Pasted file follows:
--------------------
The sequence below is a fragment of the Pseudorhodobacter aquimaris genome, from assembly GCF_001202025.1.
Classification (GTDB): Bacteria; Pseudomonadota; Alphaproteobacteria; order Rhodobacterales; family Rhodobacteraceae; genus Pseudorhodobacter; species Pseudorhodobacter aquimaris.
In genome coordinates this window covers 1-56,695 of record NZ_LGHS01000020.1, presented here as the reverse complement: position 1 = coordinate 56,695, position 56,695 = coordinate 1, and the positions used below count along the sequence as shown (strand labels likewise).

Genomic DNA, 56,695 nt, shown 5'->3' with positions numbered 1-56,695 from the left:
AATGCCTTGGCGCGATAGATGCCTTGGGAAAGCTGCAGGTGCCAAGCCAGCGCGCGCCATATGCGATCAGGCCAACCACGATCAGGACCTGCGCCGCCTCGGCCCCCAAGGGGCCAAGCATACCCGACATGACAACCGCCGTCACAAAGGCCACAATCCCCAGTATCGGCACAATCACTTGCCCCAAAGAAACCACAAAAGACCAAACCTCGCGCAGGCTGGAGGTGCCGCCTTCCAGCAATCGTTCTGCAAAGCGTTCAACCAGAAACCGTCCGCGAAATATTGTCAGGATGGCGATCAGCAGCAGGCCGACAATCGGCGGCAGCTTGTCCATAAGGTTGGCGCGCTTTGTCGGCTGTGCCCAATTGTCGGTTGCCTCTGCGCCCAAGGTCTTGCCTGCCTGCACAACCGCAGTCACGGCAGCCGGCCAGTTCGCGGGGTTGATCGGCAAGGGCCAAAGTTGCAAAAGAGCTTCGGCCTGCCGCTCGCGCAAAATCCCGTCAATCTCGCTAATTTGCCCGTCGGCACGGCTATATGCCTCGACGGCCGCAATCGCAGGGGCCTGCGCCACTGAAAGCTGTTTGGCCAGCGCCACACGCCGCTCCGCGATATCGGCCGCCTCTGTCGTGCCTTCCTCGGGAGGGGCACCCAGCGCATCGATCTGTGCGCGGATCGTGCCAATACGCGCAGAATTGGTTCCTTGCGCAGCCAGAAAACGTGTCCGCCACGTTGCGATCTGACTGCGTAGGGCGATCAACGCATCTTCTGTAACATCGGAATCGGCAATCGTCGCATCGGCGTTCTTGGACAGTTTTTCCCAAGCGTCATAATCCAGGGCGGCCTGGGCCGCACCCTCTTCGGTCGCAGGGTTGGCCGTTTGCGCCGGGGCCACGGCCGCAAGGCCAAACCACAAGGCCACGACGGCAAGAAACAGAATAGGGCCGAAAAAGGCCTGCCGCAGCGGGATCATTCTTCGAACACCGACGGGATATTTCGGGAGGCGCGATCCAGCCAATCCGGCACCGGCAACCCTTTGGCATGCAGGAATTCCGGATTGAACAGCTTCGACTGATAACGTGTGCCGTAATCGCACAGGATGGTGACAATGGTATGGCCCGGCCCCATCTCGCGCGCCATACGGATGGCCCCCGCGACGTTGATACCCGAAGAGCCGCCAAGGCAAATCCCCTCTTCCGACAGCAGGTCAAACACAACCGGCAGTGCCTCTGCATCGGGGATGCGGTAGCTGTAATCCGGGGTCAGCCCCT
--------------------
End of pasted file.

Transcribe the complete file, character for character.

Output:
The sequence below is a fragment of the Pseudorhodobacter aquimaris genome, from assembly GCF_001202025.1.
Classification (GTDB): Bacteria; Pseudomonadota; Alphaproteobacteria; order Rhodobacterales; family Rhodobacteraceae; genus Pseudorhodobacter; species Pseudorhodobacter aquimaris.
In genome coordinates this window covers 1-56,695 of record NZ_LGHS01000020.1, presented here as the reverse complement: position 1 = coordinate 56,695, position 56,695 = coordinate 1, and the positions used below count along the sequence as shown (strand labels likewise).

Genomic DNA, 56,695 nt, shown 5'->3' with positions numbered 1-56,695 from the left:
AATGCCTTGGCGCGATAGATGCCTTGGGAAAGCTGCAGGTGCCAAGCCAGCGCGCGCCATATGCGATCAGGCCAACCACGATCAGGACCTGCGCCGCCTCGGCCCCCAAGGGGCCAAGCATACCCGACATGACAACCGCCGTCACAAAGGCCACAATCCCCAGTATCGGCACAATCACTTGCCCCAAAGAAACCACAAAAGACCAAACCTCGCGCAGGCTGGAGGTGCCGCCTTCCAGCAATCGTTCTGCAAAGCGTTCAACCAGAAACCGTCCGCGAAATATTGTCAGGATGGCGATCAGCAGCAGGCCGACAATCGGCGGCAGCTTGTCCATAAGGTTGGCGCGCTTTGTCGGCTGTGCCCAATTGTCGGTTGCCTCTGCGCCCAAGGTCTTGCCTGCCTGCACAACCGCAGTCACGGCAGCCGGCCAGTTCGCGGGGTTGATCGGCAAGGGCCAAAGTTGCAAAAGAGCTTCGGCCTGCCGCTCGCGCAAAATCCCGTCAATCTCGCTAATTTGCCCGTCGGCACGGCTATATGCCTCGACGGCCGCAATCGCAGGGGCCTGCGCCACTGAAAGCTGTTTGGCCAGCGCCACACGCCGCTCCGCGATATCGGCCGCCTCTGTCGTGCCTTCCTCGGGAGGGGCACCCAGCGCATCGATCTGTGCGCGGATCGTGCCAATACGCGCAGAATTGGTTCCTTGCGCAGCCAGAAAACGTGTCCGCCACGTTGCGATCTGACTGCGTAGGGCGATCAACGCATCTTCTGTAACATCGGAATCGGCAATCGTCGCATCGGCGTTCTTGGACAGTTTTTCCCAAGCGTCATAATCCAGGGCGGCCTGGGCCGCACCCTCTTCGGTCGCAGGGTTGGCCGTTTGCGCCGGGGCCACGGCCGCAAGGCCAAACCACAAGGCCACGACGGCAAGAAACAGAATAGGGCCGAAAAAGGCCTGCCGCAGCGGGATCATTCTTCGAACACCGACGGGATATTTCGGGAGGCGCGATCCAGCCAATCCGGCACCGGCAACCCTTTGGCATGCAGGAATTCCGGATTGAACAGCTTCGACTGATAACGTGTGCCGTAATCGCACAGGATGGTGACAATGGTATGGCCCGGCCCCATCTCGCGCGCCATACGGATGGCCCCCGCGACGTTGATACCCGAAGAGCCGCCAAGGCAAATCCCCTCTTCCGACAGCAGGTCAAACACAACCGGCAGTGCCTCTGCATCGGGGATGCGGTAGCTGTAATCCGGGGTCAGCCCCT